Mark S. Rasmussen
Feb 06

Most people can do simple decimal addition in their heads, and even advanced addition using common rules like carrying. Here’s how we’d add 6 + 7:

+  7

Adding 6+7 gives a result of 3, with a 1 as a carry. In the final step, the 1 carry simply falls down as a 10 on the result, giving 10 + 3 = 13 as the final result.

It may seem extensive to go through this for such a simple operation, but it’s quite important to know of the carry method when we go on.

Binary addition

Just as we added two decimal numbers, we can do the exact same in binary. In binary 6 is represented as 0b110 while 7 is represented as 0b111. Take a look:

First we add the first (rightmost) column, resulting in a 0b1 in the sum:

+  111

Next up we add the second column. In this case the two ones produce the result 0b10 – meaning we’ll get a sum of 0b0 and a carry of 0b1:

+  111

Then we add the third column. Ignoring the carry, 0b1 + 0b1 gives a sum of 0b10. Adding the 0b1 we had in carry, we get 0b11 – resulting in a sum of 0b1 as well as a carry of 0b1:

+  111

And finally we add the final column, in this case containing nothing but the carry:

+  111

And there we go – 0b1101 = 13 = 6 + 7.

Implementing a simple ALU that does addition

Now that we can do binary addition by hand, lets recreate a very simple arithmetic logic unit that’ll do the same. The ALU is at the very core of the CPU that’s powering your machine right now. It’s the hearth that does all of the arithmetic and logical operations that are required to run the computer.

In the following I will generally talk of single bits as being enabled/positive/true/1 or being disabled/negative/false/0. All four designations mean the same and will be used depending on the context.

The half adder

The first step is to implement what’s known as a half adder#Half_adder). This is the circuit that takes two bits and adds them together. The result is a sum value as well as a carry. Both can be either 0 or 1.

In the following circuit we get two inputs from the left, bits A and B. Both A and B are connected to an XOR gate. The XOR gate (top) gives an output of 1 iff (if and only if) only one of the inputs have a value of 1. If A and B have the same value, it gives a result of 0. This is just what we need for the sum – remember, 0b1 + 0b1 gave a result of 0b10 – a sum of 1 and a carry of 0. The XOR gate is thus used to calculate the sum – denoted S in the circuit below.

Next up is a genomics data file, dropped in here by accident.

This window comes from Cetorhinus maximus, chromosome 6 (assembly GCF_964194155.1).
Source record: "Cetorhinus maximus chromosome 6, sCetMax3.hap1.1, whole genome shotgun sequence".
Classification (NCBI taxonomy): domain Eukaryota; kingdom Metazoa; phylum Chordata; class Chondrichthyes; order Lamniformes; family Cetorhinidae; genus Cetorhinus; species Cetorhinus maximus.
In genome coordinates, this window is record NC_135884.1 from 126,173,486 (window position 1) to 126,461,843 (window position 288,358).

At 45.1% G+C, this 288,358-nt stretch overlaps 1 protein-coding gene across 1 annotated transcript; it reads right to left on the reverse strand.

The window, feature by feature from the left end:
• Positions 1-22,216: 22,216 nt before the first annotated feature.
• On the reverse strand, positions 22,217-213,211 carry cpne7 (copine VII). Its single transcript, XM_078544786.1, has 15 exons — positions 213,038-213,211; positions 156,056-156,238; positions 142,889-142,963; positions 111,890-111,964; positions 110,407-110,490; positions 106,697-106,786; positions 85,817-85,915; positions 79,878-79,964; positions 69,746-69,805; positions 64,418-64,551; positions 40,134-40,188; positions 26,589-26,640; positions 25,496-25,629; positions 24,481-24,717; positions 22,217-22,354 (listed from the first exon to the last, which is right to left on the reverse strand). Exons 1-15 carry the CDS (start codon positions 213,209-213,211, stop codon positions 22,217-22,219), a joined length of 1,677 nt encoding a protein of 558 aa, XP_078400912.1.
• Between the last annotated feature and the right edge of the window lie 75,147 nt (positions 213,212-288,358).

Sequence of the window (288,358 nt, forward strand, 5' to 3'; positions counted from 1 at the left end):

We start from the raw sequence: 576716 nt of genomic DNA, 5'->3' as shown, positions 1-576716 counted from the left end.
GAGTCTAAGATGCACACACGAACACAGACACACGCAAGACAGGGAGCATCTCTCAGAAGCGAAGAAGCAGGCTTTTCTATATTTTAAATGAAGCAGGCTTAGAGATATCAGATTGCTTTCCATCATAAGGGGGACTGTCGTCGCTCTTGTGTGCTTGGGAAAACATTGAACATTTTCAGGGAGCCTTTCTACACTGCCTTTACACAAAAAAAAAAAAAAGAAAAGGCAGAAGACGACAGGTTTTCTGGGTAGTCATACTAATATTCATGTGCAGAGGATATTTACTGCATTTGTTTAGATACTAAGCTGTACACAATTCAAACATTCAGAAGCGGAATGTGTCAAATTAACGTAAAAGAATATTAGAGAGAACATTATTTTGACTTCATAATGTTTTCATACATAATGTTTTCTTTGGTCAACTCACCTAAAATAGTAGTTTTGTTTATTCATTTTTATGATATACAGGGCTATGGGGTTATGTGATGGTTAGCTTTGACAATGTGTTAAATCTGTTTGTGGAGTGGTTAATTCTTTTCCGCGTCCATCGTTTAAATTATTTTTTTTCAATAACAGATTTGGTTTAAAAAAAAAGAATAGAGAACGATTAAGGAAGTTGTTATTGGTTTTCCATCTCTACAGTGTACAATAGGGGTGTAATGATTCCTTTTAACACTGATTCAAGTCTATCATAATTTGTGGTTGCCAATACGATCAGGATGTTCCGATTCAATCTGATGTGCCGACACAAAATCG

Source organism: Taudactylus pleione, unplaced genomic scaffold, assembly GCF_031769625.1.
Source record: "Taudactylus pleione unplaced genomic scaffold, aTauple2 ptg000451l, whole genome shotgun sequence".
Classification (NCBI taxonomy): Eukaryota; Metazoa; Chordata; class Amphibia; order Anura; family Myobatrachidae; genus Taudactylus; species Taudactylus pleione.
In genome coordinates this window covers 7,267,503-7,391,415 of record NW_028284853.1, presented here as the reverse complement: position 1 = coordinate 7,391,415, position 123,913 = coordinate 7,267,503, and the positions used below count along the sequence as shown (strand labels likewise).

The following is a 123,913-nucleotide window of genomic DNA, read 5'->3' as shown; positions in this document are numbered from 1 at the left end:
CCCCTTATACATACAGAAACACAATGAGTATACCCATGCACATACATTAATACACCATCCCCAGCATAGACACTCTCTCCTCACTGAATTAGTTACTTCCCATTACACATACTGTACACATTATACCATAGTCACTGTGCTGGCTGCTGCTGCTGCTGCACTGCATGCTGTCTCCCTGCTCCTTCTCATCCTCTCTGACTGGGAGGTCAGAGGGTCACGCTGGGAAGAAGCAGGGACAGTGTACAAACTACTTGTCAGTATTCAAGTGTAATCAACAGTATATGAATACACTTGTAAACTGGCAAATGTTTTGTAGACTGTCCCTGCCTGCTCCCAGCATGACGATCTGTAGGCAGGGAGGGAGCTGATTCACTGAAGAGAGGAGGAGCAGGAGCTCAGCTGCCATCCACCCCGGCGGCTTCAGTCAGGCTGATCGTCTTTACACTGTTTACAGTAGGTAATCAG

Both A and B are connected to an AND gate as well (bottom). The AND gate gives a result of 1 iff both A and B are 1, in all other cases it gives a result of 0. This is just what we need – if both A and B are 1, it means we get an output of 1 – the carry.

If we enable A, we see how the signal propagates through the XOR gate and results in an enabled sum:

The result is exactly the same if we just enable B instead:

And finally, if we enable both, we get a disabled sum but an enabled carry instead:

As we’ll be reusing the half adder in the next circuit, I’ve converted it into an integrated circuit (IC). On the left we have the input bits A and B on top & bottom respectively. On the right we have the sum on top and the carry at the bottom.

Having created the half adder IC, we can now simplify our circuit somewhat:

The full adder

At this point we have a fully working ALU capable of adding two 1-bit numbers and outputting a 2-bit result. As most computers today are either 32-bit or 64-bit, we obviously need to expand our ALU’s capabilities. Let’s work towards making it accept two 2-bit inputs instead.

To do so we first need to create another component, the full adder#Full_adder). While the half adder is great for working with just two inputs, to calculate the next column we need to take three inputs – bits A and B, as well as the potential carry C. The result, as before, should still be a sum as well as a carry.

Technically what we’re creating is called a 1-bit full adder, since it’s able to add two 1-bit numbers while also respecting the carry input.

In the following circuit we use two of the half adder IC’s that we created before. Bits A and B are hooked into the first one, while the carry bit is hooked into the second half adder. The sum from the first half adder is used as the second input to the second half adder.